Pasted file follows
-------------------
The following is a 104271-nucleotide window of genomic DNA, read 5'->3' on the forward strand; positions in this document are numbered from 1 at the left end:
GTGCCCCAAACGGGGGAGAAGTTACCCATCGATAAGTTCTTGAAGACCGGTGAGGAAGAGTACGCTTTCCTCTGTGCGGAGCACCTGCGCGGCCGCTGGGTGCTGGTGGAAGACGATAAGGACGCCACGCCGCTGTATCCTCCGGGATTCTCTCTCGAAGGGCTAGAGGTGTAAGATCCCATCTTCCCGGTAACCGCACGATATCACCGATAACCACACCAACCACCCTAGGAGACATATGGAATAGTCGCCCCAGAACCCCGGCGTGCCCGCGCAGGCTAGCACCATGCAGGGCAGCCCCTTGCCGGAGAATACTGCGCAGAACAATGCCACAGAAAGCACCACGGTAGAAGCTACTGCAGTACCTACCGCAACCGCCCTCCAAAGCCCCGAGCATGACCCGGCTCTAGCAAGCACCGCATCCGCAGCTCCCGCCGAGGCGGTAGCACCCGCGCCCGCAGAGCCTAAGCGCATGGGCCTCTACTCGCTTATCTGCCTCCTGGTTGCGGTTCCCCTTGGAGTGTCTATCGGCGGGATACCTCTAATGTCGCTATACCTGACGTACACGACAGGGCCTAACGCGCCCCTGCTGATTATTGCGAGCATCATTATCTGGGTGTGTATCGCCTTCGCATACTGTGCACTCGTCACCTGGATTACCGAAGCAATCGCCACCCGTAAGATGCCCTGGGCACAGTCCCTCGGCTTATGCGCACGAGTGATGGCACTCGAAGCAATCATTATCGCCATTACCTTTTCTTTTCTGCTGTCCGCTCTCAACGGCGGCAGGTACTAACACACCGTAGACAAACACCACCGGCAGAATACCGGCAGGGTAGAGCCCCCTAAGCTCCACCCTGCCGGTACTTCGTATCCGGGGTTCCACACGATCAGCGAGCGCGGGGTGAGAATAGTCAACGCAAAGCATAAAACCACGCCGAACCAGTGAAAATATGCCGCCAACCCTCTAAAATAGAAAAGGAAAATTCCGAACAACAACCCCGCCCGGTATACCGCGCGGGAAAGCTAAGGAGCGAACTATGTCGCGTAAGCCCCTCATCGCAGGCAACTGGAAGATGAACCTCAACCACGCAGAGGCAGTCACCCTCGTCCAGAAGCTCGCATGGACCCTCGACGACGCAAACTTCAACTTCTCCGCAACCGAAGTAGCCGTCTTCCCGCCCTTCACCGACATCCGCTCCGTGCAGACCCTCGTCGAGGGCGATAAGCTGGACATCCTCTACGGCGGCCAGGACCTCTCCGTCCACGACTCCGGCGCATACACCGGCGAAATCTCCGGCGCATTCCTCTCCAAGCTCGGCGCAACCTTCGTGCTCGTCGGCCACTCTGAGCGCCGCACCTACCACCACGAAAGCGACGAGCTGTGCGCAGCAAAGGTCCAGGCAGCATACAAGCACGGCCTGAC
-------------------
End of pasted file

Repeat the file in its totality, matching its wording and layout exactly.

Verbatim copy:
The following is a 104271-nucleotide window of genomic DNA, read 5'->3' on the forward strand; positions in this document are numbered from 1 at the left end:
GTGCCCCAAACGGGGGAGAAGTTACCCATCGATAAGTTCTTGAAGACCGGTGAGGAAGAGTACGCTTTCCTCTGTGCGGAGCACCTGCGCGGCCGCTGGGTGCTGGTGGAAGACGATAAGGACGCCACGCCGCTGTATCCTCCGGGATTCTCTCTCGAAGGGCTAGAGGTGTAAGATCCCATCTTCCCGGTAACCGCACGATATCACCGATAACCACACCAACCACCCTAGGAGACATATGGAATAGTCGCCCCAGAACCCCGGCGTGCCCGCGCAGGCTAGCACCATGCAGGGCAGCCCCTTGCCGGAGAATACTGCGCAGAACAATGCCACAGAAAGCACCACGGTAGAAGCTACTGCAGTACCTACCGCAACCGCCCTCCAAAGCCCCGAGCATGACCCGGCTCTAGCAAGCACCGCATCCGCAGCTCCCGCCGAGGCGGTAGCACCCGCGCCCGCAGAGCCTAAGCGCATGGGCCTCTACTCGCTTATCTGCCTCCTGGTTGCGGTTCCCCTTGGAGTGTCTATCGGCGGGATACCTCTAATGTCGCTATACCTGACGTACACGACAGGGCCTAACGCGCCCCTGCTGATTATTGCGAGCATCATTATCTGGGTGTGTATCGCCTTCGCATACTGTGCACTCGTCACCTGGATTACCGAAGCAATCGCCACCCGTAAGATGCCCTGGGCACAGTCCCTCGGCTTATGCGCACGAGTGATGGCACTCGAAGCAATCATTATCGCCATTACCTTTTCTTTTCTGCTGTCCGCTCTCAACGGCGGCAGGTACTAACACACCGTAGACAAACACCACCGGCAGAATACCGGCAGGGTAGAGCCCCCTAAGCTCCACCCTGCCGGTACTTCGTATCCGGGGTTCCACACGATCAGCGAGCGCGGGGTGAGAATAGTCAACGCAAAGCATAAAACCACGCCGAACCAGTGAAAATATGCCGCCAACCCTCTAAAATAGAAAAGGAAAATTCCGAACAACAACCCCGCCCGGTATACCGCGCGGGAAAGCTAAGGAGCGAACTATGTCGCGTAAGCCCCTCATCGCAGGCAACTGGAAGATGAACCTCAACCACGCAGAGGCAGTCACCCTCGTCCAGAAGCTCGCATGGACCCTCGACGACGCAAACTTCAACTTCTCCGCAACCGAAGTAGCCGTCTTCCCGCCCTTCACCGACATCCGCTCCGTGCAGACCCTCGTCGAGGGCGATAAGCTGGACATCCTCTACGGCGGCCAGGACCTCTCCGTCCACGACTCCGGCGCATACACCGGCGAAATCTCCGGCGCATTCCTCTCCAAGCTCGGCGCAACCTTCGTGCTCGTCGGCCACTCTGAGCGCCGCACCTACCACCACGAAAGCGACGAGCTGTGCGCAGCAAAGGTCCAGGCAGCATACAAGCACGGCCTGAC